Gambling addict blew his own bookie’s money
IPSWICH: A bookmaker’s clerk with a gambling addiction is beginning a jail term today after blowing nearly �6,000 of his employer’s money while taking it to the bank.
Ipswich Crown Court heard Paul Longland, of Duke Street, Ipswich, went on a betting bender at another bookmaker’s with the �5,850 that he was supposed to be banking for his employer Betfred.
Robert Sadd, prosecuting, said after losing the money in unsuccessful wagers on April 8 this year, Longland then placed �23,000 of bets at the shop where he worked in Carr Street, Ipswich.
The court heard there was an element of unreality in the 37-year-old compulsive gambler placing those bets, as even if they won the wagers would not have been honoured.
Longland was not allowed to bet in his own shop and furthermore the amounts involved would have required authorisation by telephone.
You may also want to watch:
The court heard that when police were called Longland made a full admission to an offence of theft and another of fraud by abuse of position.
Mr Sadd said: “He has a difficulty in terms of an addiction and found himself in a position where he found himself unable to resist.”
- 1 Postman who abandoned 'undriveable' van wins unfair dismissal claim
- 2 Caravans pitch up at Felixstowe park
- 3 Former Ipswich Town boss Keane as you've never seen him before
- 4 Jack Whitehall praises award-winning Suffolk gastropub after visit
- 5 A14 and A12 set for major upgrade work
- 6 Busy high street taped off by police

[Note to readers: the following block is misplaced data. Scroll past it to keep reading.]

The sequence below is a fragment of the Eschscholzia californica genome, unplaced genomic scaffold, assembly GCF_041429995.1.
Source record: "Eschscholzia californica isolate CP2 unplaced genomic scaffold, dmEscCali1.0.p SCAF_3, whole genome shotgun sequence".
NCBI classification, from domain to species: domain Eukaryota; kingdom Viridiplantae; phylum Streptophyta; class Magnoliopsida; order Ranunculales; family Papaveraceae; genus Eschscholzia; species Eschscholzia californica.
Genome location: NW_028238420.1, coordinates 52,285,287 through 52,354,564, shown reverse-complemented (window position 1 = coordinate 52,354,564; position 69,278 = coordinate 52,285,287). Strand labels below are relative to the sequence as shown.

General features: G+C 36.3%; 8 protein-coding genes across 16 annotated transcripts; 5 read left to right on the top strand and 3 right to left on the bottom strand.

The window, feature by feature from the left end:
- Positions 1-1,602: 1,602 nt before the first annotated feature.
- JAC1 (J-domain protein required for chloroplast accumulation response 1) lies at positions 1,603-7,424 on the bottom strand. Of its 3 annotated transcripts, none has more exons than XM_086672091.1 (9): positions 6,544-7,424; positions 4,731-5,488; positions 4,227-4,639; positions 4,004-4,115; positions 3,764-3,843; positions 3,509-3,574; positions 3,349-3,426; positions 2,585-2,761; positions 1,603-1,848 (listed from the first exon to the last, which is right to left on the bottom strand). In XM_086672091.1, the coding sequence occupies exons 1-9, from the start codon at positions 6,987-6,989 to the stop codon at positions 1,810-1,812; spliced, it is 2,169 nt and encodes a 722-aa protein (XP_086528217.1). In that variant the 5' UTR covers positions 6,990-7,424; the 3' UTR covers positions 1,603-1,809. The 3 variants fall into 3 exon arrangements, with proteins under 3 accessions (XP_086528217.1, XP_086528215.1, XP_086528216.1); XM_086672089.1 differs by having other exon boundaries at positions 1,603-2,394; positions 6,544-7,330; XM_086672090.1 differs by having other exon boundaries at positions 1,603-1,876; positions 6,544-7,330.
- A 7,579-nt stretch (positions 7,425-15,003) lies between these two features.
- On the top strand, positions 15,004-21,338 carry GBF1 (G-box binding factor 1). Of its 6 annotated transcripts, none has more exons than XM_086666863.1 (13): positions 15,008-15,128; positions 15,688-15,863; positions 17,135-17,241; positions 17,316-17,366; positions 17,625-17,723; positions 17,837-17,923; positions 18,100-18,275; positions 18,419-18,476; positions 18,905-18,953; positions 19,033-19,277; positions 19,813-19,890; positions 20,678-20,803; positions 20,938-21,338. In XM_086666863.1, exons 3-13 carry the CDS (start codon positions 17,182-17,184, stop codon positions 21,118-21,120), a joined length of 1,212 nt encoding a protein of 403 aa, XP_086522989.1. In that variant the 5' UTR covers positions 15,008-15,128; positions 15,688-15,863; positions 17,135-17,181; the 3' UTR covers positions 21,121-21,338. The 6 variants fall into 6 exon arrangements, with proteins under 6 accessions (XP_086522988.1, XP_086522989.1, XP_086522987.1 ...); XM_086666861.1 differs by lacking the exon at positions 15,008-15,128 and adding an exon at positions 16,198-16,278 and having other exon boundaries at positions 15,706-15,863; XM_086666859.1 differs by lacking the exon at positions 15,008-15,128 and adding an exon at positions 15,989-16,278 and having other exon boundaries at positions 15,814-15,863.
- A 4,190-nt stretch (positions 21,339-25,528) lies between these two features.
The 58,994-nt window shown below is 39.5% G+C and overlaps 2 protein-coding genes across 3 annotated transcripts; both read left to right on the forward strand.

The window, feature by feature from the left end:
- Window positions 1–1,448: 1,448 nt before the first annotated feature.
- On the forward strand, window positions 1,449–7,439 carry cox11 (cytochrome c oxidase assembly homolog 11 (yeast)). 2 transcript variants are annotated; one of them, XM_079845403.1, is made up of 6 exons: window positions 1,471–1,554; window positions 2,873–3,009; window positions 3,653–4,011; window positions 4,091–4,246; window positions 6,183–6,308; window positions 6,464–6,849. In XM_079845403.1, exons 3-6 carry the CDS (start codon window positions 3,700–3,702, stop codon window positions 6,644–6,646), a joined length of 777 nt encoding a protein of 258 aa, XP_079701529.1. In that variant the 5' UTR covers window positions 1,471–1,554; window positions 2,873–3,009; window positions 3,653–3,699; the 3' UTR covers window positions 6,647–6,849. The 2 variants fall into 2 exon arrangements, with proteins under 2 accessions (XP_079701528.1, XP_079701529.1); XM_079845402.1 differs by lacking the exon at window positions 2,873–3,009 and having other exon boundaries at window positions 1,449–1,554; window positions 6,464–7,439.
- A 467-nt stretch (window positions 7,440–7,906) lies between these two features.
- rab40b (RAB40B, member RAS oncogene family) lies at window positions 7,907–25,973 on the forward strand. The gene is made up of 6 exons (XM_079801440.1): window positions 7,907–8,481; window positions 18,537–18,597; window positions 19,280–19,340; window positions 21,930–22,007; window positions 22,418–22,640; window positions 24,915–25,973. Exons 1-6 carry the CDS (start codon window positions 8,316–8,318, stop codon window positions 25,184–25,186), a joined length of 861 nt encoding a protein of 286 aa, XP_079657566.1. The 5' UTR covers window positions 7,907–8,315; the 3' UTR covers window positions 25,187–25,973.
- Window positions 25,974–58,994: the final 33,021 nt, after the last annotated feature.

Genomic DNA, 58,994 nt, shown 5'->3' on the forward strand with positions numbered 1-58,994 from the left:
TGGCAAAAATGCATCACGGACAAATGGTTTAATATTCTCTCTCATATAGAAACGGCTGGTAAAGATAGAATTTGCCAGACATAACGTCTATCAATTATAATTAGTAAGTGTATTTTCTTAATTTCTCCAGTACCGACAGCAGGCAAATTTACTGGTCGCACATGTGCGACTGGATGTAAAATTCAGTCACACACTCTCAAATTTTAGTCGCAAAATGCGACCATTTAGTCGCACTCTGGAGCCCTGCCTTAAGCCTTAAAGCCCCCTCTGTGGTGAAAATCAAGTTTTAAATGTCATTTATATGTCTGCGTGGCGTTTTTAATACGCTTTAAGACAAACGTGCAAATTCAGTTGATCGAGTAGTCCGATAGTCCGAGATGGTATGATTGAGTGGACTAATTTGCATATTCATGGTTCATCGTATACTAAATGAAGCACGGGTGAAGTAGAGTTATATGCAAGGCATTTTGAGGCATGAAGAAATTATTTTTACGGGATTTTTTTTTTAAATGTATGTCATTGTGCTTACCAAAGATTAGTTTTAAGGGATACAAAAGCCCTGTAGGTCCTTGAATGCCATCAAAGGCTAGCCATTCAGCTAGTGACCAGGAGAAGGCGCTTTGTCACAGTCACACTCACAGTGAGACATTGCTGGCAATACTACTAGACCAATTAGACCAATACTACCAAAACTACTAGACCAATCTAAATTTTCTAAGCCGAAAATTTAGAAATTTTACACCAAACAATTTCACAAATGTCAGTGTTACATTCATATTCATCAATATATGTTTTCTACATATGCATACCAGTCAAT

- 7 Coronavirus 'growth rate' rises further in East Anglia
- 8 'Too many men can cause a problem' - Ashton says quality, not quantity, is key in Town's squad rebuild
- 9 Glass found in popular paddling pool forcing it to close
- 10 GP surgery in 'special measures' after patients and staff raise concerns
As Roger Thomson, representing Longland, began his mitigation, Recorder Richard Sutton expressed his surprise that the betting shop did not take steps to discover if its employees had a gambling addiction before giving them a job.
Mr Thomson said Longland began gambling at the age of 14 or 15 and it became a problem when he was aged 19 or 20.
Mr Thomson added: “He clearly does have an addiction to gambling. My client took a job in a betting shop when he has got an addiction to gambling. He thought he could cope with it. He relapsed and did what he did on this particular day. He is deeply ashamed.”
Longland, a father-of-one whose partner is pregnant with their child, was sentenced to six months’ imprisonment after admitting theft and fraud at a previous hearing.
n Has a member of your family been afflicted by an addiction? E-mail firstname.lastname@example.org or write to Star Letters, 30 Lower Brook Street, Ipswich, IP4 1AN.